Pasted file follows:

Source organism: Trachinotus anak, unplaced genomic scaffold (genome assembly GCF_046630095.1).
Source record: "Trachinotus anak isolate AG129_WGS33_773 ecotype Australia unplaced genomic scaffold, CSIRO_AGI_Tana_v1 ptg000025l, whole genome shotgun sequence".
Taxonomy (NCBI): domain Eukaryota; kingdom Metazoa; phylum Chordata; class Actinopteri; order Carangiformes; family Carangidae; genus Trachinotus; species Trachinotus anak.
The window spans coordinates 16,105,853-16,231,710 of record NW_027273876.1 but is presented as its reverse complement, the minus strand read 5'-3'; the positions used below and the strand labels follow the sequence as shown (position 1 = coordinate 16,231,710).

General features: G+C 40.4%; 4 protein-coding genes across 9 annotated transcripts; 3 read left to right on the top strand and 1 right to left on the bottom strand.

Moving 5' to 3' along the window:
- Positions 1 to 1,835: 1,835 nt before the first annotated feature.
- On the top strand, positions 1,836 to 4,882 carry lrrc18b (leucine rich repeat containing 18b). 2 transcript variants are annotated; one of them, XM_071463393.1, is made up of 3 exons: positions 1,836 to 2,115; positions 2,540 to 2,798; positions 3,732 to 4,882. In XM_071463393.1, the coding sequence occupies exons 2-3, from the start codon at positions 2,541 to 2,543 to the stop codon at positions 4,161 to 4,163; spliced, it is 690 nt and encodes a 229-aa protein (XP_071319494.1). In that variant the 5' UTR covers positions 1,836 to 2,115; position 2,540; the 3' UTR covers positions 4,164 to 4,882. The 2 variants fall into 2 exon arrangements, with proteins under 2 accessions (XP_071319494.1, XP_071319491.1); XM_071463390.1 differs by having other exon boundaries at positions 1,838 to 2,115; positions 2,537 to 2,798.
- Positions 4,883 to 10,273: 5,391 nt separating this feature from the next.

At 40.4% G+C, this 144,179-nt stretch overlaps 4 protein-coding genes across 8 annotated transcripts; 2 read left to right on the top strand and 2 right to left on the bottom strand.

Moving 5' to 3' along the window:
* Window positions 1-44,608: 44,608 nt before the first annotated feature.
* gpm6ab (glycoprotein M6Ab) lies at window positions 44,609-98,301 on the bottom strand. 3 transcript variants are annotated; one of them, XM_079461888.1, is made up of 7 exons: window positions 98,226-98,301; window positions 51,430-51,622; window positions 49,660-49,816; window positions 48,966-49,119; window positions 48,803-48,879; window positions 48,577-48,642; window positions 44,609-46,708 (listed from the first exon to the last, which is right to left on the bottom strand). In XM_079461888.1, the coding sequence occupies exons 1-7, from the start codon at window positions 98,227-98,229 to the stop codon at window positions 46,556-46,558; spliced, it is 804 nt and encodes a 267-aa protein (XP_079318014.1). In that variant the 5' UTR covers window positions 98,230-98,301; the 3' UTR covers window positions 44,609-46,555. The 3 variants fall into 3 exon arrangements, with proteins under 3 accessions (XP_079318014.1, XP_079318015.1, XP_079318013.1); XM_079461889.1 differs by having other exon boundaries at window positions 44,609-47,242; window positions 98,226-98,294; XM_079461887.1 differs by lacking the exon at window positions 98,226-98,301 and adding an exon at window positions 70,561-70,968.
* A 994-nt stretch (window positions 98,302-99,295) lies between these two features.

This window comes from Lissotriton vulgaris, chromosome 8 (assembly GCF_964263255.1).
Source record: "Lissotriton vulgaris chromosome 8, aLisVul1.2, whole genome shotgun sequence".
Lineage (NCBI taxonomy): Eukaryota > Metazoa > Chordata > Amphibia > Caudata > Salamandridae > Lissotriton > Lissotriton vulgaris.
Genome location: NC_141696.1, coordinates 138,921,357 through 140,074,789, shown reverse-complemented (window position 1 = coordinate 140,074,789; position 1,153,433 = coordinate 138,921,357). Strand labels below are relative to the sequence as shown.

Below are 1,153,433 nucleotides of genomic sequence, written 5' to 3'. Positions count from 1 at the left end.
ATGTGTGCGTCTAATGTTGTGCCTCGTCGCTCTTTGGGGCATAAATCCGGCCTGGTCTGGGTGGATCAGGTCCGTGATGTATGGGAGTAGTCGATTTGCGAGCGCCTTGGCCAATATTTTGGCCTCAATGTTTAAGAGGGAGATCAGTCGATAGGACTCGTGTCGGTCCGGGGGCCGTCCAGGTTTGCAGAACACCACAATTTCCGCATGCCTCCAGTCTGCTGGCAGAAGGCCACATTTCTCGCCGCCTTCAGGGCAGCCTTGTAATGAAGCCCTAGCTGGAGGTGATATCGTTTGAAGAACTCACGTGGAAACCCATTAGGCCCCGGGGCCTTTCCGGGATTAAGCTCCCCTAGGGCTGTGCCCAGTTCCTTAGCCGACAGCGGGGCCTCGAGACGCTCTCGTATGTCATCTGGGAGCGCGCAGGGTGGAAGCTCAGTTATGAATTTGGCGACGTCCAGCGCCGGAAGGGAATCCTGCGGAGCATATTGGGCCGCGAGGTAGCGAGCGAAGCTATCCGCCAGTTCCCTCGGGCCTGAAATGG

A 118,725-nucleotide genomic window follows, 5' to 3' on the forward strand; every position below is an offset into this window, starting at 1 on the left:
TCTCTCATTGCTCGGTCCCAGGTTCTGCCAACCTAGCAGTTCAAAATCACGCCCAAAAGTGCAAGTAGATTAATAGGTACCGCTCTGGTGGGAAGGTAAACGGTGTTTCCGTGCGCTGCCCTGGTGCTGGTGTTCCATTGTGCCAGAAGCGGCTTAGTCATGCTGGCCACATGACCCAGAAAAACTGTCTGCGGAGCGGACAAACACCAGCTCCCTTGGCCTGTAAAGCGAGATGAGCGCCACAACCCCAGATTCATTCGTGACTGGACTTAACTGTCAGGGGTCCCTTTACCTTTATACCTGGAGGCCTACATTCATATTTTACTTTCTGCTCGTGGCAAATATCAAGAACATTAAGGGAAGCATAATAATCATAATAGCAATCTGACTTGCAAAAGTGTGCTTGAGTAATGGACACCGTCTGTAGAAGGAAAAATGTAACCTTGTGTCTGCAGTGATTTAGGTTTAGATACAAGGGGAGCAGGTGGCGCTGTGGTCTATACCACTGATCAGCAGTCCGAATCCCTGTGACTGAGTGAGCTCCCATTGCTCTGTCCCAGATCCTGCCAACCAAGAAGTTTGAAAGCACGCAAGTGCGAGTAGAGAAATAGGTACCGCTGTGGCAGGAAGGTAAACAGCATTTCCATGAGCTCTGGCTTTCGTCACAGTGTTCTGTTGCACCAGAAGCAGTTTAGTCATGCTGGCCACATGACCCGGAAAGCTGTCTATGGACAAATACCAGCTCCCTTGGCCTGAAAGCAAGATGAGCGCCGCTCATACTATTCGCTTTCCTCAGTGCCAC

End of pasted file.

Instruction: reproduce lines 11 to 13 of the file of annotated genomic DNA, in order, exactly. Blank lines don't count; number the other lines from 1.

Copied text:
Moving 5' to 3' along the window:
* Window positions 1-44,608: 44,608 nt before the first annotated feature.
* gpm6ab (glycoprotein M6Ab) lies at window positions 44,609-98,301 on the bottom strand. 3 transcript variants are annotated; one of them, XM_079461888.1, is made up of 7 exons: window positions 98,226-98,301; window positions 51,430-51,622; window positions 49,660-49,816; window positions 48,966-49,119; window positions 48,803-48,879; window positions 48,577-48,642; window positions 44,609-46,708 (listed from the first exon to the last, which is right to left on the bottom strand). In XM_079461888.1, the coding sequence occupies exons 1-7, from the start codon at window positions 98,227-98,229 to the stop codon at window positions 46,556-46,558; spliced, it is 804 nt and encodes a 267-aa protein (XP_079318014.1). In that variant the 5' UTR covers window positions 98,230-98,301; the 3' UTR covers window positions 44,609-46,555. The 3 variants fall into 3 exon arrangements, with proteins under 3 accessions (XP_079318014.1, XP_079318015.1, XP_079318013.1); XM_079461889.1 differs by having other exon boundaries at window positions 44,609-47,242; window positions 98,226-98,294; XM_079461887.1 differs by lacking the exon at window positions 98,226-98,301 and adding an exon at window positions 70,561-70,968.